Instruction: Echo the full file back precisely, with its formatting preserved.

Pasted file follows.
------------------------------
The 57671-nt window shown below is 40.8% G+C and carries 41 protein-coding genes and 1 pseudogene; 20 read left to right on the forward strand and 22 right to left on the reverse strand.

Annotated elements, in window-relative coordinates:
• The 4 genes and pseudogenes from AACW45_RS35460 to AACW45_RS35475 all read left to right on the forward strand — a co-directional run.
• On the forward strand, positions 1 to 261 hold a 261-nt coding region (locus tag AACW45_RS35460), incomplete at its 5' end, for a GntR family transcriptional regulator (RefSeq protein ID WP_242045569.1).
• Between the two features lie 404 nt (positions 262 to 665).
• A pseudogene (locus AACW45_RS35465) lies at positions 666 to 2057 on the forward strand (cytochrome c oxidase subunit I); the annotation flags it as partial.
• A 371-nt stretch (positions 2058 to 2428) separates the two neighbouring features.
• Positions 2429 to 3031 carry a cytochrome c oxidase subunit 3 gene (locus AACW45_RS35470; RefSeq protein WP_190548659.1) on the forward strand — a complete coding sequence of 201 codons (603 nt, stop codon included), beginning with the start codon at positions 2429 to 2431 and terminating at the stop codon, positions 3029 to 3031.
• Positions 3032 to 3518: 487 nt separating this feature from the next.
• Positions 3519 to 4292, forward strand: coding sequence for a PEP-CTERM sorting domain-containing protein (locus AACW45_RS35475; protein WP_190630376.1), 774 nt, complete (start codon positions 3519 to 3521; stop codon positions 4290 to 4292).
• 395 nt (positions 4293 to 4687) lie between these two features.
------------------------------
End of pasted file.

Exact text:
The 57671-nt window shown below is 40.8% G+C and carries 41 protein-coding genes and 1 pseudogene; 20 read left to right on the forward strand and 22 right to left on the reverse strand.

Annotated elements, in window-relative coordinates:
• The 4 genes and pseudogenes from AACW45_RS35460 to AACW45_RS35475 all read left to right on the forward strand — a co-directional run.
• On the forward strand, positions 1 to 261 hold a 261-nt coding region (locus tag AACW45_RS35460), incomplete at its 5' end, for a GntR family transcriptional regulator (RefSeq protein ID WP_242045569.1).
• Between the two features lie 404 nt (positions 262 to 665).
• A pseudogene (locus AACW45_RS35465) lies at positions 666 to 2057 on the forward strand (cytochrome c oxidase subunit I); the annotation flags it as partial.
• A 371-nt stretch (positions 2058 to 2428) separates the two neighbouring features.
• Positions 2429 to 3031 carry a cytochrome c oxidase subunit 3 gene (locus AACW45_RS35470; RefSeq protein WP_190548659.1) on the forward strand — a complete coding sequence of 201 codons (603 nt, stop codon included), beginning with the start codon at positions 2429 to 2431 and terminating at the stop codon, positions 3029 to 3031.
• Positions 3032 to 3518: 487 nt separating this feature from the next.
• Positions 3519 to 4292, forward strand: coding sequence for a PEP-CTERM sorting domain-containing protein (locus AACW45_RS35475; protein WP_190630376.1), 774 nt, complete (start codon positions 3519 to 3521; stop codon positions 4290 to 4292).
• 395 nt (positions 4293 to 4687) lie between these two features.